I like to craft my own walking tours for every major holiday just for myself, so that I can get in the proper celebratory or thoughtful frame of mind. This weekend, I put together my first Juneteenth tour and it really took some time: I wasn’t sure whether I wanted to focus strictly on Salem sites related to abolition or spaces which are connected to more general African-American history. But it was time well spent as I reconsidered some special people from the past who have always inspired me, and also learned some new stories. There might be two tours leading off into different directions (literally), but I managed to do both pretty easily in an afternoon. As always, I started at Hamilton Hall, the home of the justly-celebrated Remond family of Salem because 1) it is right next to my house; 2) they have served as my “guides” to the nineteenth-century struggles, opportunities, and achievements of free blacks in New England; and 3) As an institution, I think the Hall has made the most serious commitment to African-American History in Salem and there is lots to learn there. This is a subjective tour but objectively I think that Hamilton Hall is the logical starting place for any African-American history walking tour of Salem. The Remonds of Hamilton Hall are being honored this coming week with a marker from the Pomeroy Foundation and the Womens Suffrage Celebration Coalition of Massachusetts for their commitment to the Suffrage movement: more information is here. While I think the overwhelming focus of their advocacy efforts was on abolition rather than suffrage the entire family was focused on improving human rights above all, and the youngest Remond, Caroline R. Putnam, was a dedicated suffragist.
Stop #1: Hamilton Hall, 9 Chestnut Street & the “northern” branch of my tour.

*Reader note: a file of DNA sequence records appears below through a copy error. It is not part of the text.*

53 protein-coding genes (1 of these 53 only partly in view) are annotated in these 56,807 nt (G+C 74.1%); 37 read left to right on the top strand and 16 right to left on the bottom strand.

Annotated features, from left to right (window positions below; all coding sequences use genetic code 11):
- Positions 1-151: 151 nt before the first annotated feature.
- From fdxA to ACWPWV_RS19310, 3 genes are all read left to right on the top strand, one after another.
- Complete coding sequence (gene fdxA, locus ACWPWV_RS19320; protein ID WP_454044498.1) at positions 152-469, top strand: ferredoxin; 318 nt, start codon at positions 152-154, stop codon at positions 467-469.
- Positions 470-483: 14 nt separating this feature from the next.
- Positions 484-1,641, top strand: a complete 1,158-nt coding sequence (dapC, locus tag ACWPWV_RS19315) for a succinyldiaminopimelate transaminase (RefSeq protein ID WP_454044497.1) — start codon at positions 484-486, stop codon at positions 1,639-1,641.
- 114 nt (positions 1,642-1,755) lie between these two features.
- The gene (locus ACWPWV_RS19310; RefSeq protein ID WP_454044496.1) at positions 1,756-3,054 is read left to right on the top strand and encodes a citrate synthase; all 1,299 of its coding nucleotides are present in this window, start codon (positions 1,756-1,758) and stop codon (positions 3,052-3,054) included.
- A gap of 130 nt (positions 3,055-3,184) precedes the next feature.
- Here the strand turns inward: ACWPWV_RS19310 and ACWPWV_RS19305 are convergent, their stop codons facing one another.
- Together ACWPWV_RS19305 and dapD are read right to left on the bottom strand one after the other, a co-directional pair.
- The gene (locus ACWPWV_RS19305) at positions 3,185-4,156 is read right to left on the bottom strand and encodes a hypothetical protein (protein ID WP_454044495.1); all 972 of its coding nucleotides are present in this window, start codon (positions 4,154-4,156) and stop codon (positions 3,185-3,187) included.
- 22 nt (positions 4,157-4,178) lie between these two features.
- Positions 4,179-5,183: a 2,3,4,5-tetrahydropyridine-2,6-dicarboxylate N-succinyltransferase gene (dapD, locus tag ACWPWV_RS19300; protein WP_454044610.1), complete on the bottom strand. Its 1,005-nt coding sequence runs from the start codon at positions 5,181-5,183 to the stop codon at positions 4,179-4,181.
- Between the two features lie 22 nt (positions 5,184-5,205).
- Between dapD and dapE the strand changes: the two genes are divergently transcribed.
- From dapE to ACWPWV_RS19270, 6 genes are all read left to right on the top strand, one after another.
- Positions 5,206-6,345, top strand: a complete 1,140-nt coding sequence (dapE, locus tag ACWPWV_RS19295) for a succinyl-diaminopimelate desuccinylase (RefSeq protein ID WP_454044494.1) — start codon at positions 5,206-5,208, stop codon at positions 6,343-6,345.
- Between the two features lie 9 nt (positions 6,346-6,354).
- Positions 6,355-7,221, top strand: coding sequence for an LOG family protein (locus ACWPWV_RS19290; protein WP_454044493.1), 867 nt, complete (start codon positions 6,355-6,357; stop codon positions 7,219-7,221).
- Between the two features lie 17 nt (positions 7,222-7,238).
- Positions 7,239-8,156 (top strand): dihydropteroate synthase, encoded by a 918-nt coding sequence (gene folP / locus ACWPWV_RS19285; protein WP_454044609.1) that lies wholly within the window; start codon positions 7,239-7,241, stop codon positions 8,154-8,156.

From the Hall I walked down Cambridge Street to the Ropes Mansion on Essex, because I really think it might be a good idea to consider that before this lovely Georgian mansion was known as the “haunted” home of Alison from Hocus Pocus there were enslaved persons held here by Samuel Barnard during his occupancy. If we are going to appreciate and understand Juneteenth, we must consider what came before. Then I walked over to another house which belongs to the Peabody Essex Museum, the Peirce-Nichols House on Federal Street, to consider the setting of the wonderful 1907 portrait of the Remonds’ successor at Hamilton Hall. Edward Cassell. It’s one of my very favorite photographs of anyone: such dignity of place and person! Cassell is connected to the Remonds through their eldest daughter, Nancy Remond Shearman, so there was really a catering dynasty at the Hall. From the Peirce-Nichols House, I walked all the way down Federal Street to Flint, and then towards North Salem and Oak Street, where Caroline Remond Putnam lived with her husband James and his family, who were also active and prominent abolitionists from Boston. Charlotte Forten, the first African-American graduate of theSalem Normal School and Salem’s first African-American teacher, lived with the Putnams for a while. It’s a short walk from Oak Street along Mason to Harmony Grove Cemetery, where most members of the Remond Family are buried, and according to her diary, a place where Charlotte walked often.